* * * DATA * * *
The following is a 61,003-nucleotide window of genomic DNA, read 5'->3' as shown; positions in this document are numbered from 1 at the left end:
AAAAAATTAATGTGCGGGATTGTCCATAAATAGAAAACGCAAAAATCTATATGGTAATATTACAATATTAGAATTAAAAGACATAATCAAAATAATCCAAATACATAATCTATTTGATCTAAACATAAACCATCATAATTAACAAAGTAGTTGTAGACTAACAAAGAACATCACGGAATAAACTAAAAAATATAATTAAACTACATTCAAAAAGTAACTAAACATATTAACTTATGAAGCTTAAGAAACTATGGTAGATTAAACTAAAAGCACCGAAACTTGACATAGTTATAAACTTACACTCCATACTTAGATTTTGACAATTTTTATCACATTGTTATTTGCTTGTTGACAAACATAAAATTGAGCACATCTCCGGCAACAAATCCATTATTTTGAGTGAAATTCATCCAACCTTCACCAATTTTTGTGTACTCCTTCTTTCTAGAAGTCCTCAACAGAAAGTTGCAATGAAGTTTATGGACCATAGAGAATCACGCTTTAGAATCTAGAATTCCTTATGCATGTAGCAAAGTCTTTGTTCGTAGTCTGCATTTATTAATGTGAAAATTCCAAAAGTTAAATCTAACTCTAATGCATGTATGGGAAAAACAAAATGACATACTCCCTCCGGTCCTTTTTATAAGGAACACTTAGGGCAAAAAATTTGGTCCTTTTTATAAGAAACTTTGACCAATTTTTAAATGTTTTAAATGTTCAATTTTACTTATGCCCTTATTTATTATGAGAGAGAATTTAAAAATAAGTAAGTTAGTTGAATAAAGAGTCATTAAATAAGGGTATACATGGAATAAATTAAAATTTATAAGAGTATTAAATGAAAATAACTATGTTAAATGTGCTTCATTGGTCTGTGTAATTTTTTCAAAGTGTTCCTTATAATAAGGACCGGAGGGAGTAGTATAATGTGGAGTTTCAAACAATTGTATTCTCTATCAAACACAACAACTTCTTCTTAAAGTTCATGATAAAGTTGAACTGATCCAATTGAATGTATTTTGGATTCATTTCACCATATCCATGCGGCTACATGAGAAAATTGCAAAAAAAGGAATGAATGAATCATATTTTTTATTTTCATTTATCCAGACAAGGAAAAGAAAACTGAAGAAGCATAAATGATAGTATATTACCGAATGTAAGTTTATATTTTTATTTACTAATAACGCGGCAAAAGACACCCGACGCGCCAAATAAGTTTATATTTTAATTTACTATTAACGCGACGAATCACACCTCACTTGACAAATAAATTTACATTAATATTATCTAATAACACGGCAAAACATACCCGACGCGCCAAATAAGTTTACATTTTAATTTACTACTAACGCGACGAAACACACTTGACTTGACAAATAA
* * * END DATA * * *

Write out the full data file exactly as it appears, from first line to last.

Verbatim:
The following is a 61,003-nucleotide window of genomic DNA, read 5'->3' as shown; positions in this document are numbered from 1 at the left end:
AAAAAATTAATGTGCGGGATTGTCCATAAATAGAAAACGCAAAAATCTATATGGTAATATTACAATATTAGAATTAAAAGACATAATCAAAATAATCCAAATACATAATCTATTTGATCTAAACATAAACCATCATAATTAACAAAGTAGTTGTAGACTAACAAAGAACATCACGGAATAAACTAAAAAATATAATTAAACTACATTCAAAAAGTAACTAAACATATTAACTTATGAAGCTTAAGAAACTATGGTAGATTAAACTAAAAGCACCGAAACTTGACATAGTTATAAACTTACACTCCATACTTAGATTTTGACAATTTTTATCACATTGTTATTTGCTTGTTGACAAACATAAAATTGAGCACATCTCCGGCAACAAATCCATTATTTTGAGTGAAATTCATCCAACCTTCACCAATTTTTGTGTACTCCTTCTTTCTAGAAGTCCTCAACAGAAAGTTGCAATGAAGTTTATGGACCATAGAGAATCACGCTTTAGAATCTAGAATTCCTTATGCATGTAGCAAAGTCTTTGTTCGTAGTCTGCATTTATTAATGTGAAAATTCCAAAAGTTAAATCTAACTCTAATGCATGTATGGGAAAAACAAAATGACATACTCCCTCCGGTCCTTTTTATAAGGAACACTTAGGGCAAAAAATTTGGTCCTTTTTATAAGAAACTTTGACCAATTTTTAAATGTTTTAAATGTTCAATTTTACTTATGCCCTTATTTATTATGAGAGAGAATTTAAAAATAAGTAAGTTAGTTGAATAAAGAGTCATTAAATAAGGGTATACATGGAATAAATTAAAATTTATAAGAGTATTAAATGAAAATAACTATGTTAAATGTGCTTCATTGGTCTGTGTAATTTTTTCAAAGTGTTCCTTATAATAAGGACCGGAGGGAGTAGTATAATGTGGAGTTTCAAACAATTGTATTCTCTATCAAACACAACAACTTCTTCTTAAAGTTCATGATAAAGTTGAACTGATCCAATTGAATGTATTTTGGATTCATTTCACCATATCCATGCGGCTACATGAGAAAATTGCAAAAAAAGGAATGAATGAATCATATTTTTTATTTTCATTTATCCAGACAAGGAAAAGAAAACTGAAGAAGCATAAATGATAGTATATTACCGAATGTAAGTTTATATTTTTATTTACTAATAACGCGGCAAAAGACACCCGACGCGCCAAATAAGTTTATATTTTAATTTACTATTAACGCGACGAATCACACCTCACTTGACAAATAAATTTACATTAATATTATCTAATAACACGGCAAAACATACCCGACGCGCCAAATAAGTTTACATTTTAATTTACTACTAACGCGACGAAACACACTTGACTTGACAAATAA